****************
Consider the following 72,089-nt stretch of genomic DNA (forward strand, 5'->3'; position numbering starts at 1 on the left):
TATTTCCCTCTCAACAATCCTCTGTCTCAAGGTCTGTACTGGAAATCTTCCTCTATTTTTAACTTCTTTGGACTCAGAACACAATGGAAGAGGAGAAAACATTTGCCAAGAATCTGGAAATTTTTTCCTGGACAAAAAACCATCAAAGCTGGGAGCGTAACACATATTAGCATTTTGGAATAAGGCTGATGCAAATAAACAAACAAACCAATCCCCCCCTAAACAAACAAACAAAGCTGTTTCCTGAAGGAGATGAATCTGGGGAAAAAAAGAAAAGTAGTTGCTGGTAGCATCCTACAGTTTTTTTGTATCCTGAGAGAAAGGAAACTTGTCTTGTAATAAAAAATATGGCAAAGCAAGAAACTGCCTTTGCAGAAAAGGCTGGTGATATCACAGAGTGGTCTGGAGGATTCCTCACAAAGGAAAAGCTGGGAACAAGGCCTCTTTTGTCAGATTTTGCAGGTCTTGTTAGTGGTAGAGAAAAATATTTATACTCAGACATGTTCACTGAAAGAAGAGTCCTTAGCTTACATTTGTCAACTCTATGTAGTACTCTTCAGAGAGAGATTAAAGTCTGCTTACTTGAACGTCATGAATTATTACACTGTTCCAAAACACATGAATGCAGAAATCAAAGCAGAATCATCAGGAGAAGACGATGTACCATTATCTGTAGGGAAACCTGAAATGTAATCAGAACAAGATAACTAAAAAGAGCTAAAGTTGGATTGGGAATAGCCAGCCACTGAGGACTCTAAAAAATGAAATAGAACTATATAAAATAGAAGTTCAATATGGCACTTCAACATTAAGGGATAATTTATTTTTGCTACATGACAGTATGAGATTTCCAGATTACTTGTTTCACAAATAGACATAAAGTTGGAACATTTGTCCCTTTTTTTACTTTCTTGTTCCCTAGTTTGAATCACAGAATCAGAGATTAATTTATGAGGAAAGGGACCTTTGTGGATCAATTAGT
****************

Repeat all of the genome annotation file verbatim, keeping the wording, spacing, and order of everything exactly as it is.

Consider the following 72,089-nt stretch of genomic DNA (forward strand, 5'->3'; position numbering starts at 1 on the left):
TATTTCCCTCTCAACAATCCTCTGTCTCAAGGTCTGTACTGGAAATCTTCCTCTATTTTTAACTTCTTTGGACTCAGAACACAATGGAAGAGGAGAAAACATTTGCCAAGAATCTGGAAATTTTTTCCTGGACAAAAAACCATCAAAGCTGGGAGCGTAACACATATTAGCATTTTGGAATAAGGCTGATGCAAATAAACAAACAAACCAATCCCCCCCTAAACAAACAAACAAAGCTGTTTCCTGAAGGAGATGAATCTGGGGAAAAAAAGAAAAGTAGTTGCTGGTAGCATCCTACAGTTTTTTTGTATCCTGAGAGAAAGGAAACTTGTCTTGTAATAAAAAATATGGCAAAGCAAGAAACTGCCTTTGCAGAAAAGGCTGGTGATATCACAGAGTGGTCTGGAGGATTCCTCACAAAGGAAAAGCTGGGAACAAGGCCTCTTTTGTCAGATTTTGCAGGTCTTGTTAGTGGTAGAGAAAAATATTTATACTCAGACATGTTCACTGAAAGAAGAGTCCTTAGCTTACATTTGTCAACTCTATGTAGTACTCTTCAGAGAGAGATTAAAGTCTGCTTACTTGAACGTCATGAATTATTACACTGTTCCAAAACACATGAATGCAGAAATCAAAGCAGAATCATCAGGAGAAGACGATGTACCATTATCTGTAGGGAAACCTGAAATGTAATCAGAACAAGATAACTAAAAAGAGCTAAAGTTGGATTGGGAATAGCCAGCCACTGAGGACTCTAAAAAATGAAATAGAACTATATAAAATAGAAGTTCAATATGGCACTTCAACATTAAGGGATAATTTATTTTTGCTACATGACAGTATGAGATTTCCAGATTACTTGTTTCACAAATAGACATAAAGTTGGAACATTTGTCCCTTTTTTTACTTTCTTGTTCCCTAGTTTGAATCACAGAATCAGAGATTAATTTATGAGGAAAGGGACCTTTGTGGATCAATTAGT